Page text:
Livable Laneways Paths to Plazas Event

A few weeks ago, Australia Bureau Chief Jilly Charlwood contributed a fantastic article about Laneway Learning – below is some information about what Vancouver is doing to showcase some unique, behind-the-scenes communities – and potential – of its re-imagined and hyper-creative laneways. Enjoy!

- John Horn

For the second year, Vancouver City laneways are being re-imagined, and public events are taking place in the bustling lane at Broadway and Main bringing musicians, local business operators, artists, urban farmers and producers, residents, and visitors to the Mount Pleasant neighborhood. Livable Laneways Night Markets is a VIVA Vancouver initiative supported by the City of Vancouver. Coordinated by Livable Laneways, a non-profit organization, Paths to Plazas is an example of how they are dedicated to transforming the overlooked laneways and alleys of Vancouver into pedestrianfriendly zones. It is a collaboration that includes Blim, The Beaumont Studios the Mount Pleasant Business Improvement Area, as well as special guests, Mount Pleasant Victory Market, StudioCAMP and Vancouver Public Space Network (VPSN).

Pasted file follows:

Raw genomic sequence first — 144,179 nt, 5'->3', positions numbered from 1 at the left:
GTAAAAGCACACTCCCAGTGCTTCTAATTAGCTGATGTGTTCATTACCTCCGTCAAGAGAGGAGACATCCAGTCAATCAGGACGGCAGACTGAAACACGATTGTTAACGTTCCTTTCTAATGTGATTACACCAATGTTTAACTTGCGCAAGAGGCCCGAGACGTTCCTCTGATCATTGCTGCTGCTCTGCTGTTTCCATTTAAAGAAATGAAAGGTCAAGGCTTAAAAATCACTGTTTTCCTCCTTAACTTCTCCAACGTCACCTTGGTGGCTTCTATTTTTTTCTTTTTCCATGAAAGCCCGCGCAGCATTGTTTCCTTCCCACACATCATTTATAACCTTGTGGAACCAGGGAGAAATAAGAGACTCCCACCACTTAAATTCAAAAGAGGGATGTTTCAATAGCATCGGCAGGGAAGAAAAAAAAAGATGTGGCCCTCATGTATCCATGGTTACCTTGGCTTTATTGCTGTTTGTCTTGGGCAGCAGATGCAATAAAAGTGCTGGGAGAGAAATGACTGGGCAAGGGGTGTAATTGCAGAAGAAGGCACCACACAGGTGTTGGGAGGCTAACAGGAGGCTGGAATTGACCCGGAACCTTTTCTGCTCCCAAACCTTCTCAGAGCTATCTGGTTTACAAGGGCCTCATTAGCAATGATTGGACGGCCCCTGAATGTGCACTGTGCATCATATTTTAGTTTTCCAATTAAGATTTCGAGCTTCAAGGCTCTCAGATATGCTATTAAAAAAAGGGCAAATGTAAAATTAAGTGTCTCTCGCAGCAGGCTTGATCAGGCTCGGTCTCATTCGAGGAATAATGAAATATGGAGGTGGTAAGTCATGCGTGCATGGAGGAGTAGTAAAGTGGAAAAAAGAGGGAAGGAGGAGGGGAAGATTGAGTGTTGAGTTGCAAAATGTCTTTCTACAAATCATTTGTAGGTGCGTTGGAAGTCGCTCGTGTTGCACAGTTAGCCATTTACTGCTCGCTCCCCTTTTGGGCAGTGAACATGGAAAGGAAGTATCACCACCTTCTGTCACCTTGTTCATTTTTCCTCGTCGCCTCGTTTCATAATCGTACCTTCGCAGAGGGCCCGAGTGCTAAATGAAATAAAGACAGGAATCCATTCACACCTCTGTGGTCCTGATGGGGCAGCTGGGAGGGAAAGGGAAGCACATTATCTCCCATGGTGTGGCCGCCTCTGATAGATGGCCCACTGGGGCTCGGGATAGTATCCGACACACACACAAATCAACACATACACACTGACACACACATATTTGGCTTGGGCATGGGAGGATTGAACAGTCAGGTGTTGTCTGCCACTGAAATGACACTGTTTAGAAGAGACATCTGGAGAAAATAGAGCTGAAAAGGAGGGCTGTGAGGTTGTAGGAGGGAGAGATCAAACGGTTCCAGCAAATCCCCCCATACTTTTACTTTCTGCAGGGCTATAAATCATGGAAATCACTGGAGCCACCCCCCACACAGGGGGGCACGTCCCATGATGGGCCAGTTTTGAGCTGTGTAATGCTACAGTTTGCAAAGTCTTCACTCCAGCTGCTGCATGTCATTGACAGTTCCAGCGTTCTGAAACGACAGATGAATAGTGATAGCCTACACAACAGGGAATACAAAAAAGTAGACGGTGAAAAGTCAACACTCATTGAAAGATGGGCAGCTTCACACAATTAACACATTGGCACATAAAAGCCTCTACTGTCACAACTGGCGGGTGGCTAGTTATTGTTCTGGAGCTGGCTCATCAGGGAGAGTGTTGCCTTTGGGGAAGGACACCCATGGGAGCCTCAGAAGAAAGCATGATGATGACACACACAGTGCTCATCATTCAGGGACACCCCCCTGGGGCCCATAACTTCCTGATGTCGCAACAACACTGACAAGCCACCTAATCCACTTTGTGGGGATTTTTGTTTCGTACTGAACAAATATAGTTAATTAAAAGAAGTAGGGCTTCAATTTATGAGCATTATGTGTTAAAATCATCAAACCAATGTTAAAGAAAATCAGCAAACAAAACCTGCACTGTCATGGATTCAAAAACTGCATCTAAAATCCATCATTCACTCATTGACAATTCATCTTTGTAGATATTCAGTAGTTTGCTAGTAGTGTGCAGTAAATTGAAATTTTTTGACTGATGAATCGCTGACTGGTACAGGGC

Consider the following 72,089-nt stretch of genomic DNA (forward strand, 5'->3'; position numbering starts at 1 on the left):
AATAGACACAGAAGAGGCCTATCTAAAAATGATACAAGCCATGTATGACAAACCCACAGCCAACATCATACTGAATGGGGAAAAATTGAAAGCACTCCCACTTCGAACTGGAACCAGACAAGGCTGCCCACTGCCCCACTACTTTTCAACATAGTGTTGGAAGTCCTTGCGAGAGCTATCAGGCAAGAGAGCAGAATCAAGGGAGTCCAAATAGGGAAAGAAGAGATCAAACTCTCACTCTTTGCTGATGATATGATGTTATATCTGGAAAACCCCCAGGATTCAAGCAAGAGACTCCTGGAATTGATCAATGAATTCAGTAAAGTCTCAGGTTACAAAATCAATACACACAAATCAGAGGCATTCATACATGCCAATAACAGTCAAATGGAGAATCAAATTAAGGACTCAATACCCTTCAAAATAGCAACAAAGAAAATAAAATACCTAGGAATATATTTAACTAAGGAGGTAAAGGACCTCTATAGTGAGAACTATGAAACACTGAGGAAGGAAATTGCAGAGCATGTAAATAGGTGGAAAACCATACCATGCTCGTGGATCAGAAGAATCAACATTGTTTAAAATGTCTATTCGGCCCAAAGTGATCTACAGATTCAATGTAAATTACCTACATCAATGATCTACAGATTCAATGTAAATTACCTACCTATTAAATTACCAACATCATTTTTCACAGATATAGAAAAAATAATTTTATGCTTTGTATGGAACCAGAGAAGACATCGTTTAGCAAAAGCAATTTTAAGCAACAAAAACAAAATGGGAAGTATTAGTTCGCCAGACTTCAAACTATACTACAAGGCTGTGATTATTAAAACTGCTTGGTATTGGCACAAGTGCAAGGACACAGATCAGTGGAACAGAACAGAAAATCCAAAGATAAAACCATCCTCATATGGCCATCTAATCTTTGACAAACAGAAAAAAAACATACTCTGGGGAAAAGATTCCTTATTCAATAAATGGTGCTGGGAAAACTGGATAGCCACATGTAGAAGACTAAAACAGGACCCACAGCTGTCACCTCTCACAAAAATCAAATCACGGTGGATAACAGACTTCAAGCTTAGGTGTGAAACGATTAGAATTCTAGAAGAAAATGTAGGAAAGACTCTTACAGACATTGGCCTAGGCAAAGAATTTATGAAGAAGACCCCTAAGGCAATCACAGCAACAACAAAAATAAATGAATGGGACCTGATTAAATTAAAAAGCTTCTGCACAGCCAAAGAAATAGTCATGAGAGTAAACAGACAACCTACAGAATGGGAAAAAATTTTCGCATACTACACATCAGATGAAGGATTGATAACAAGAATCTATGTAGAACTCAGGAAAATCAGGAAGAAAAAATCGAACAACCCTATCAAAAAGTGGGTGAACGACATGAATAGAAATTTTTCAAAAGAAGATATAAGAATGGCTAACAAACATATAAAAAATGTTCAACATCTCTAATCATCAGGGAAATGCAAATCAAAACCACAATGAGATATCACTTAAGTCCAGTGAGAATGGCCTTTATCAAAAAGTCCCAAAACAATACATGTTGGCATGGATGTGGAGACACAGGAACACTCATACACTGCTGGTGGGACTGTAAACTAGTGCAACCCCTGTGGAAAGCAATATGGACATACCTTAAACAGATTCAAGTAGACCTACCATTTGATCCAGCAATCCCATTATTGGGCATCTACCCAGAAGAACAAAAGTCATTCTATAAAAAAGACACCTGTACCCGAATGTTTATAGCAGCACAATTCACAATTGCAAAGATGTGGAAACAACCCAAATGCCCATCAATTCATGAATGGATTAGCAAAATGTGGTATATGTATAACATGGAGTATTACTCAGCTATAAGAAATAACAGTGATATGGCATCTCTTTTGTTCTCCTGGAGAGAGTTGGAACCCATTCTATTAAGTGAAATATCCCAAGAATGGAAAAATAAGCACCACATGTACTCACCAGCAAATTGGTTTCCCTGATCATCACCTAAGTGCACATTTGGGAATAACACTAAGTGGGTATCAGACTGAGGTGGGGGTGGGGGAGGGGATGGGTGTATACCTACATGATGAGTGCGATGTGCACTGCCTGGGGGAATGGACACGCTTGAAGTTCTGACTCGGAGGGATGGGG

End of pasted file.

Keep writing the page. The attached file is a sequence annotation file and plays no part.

The events take place on July 21st, 28th and August 4th from 5-10pm.

For more information on the vendors and participants, please see the list below
for website details:

Masthead photo from ecstaticist’s photostream on Flickr

Main Street’s Coffee Block

In Vancouver it isn’t uncommon to see a coffee shop juxtaposed to a coffee shop juxtaposed to a coffee shop across the street from a coffee shop, especially in my neighbourhood, Mount Pleasant.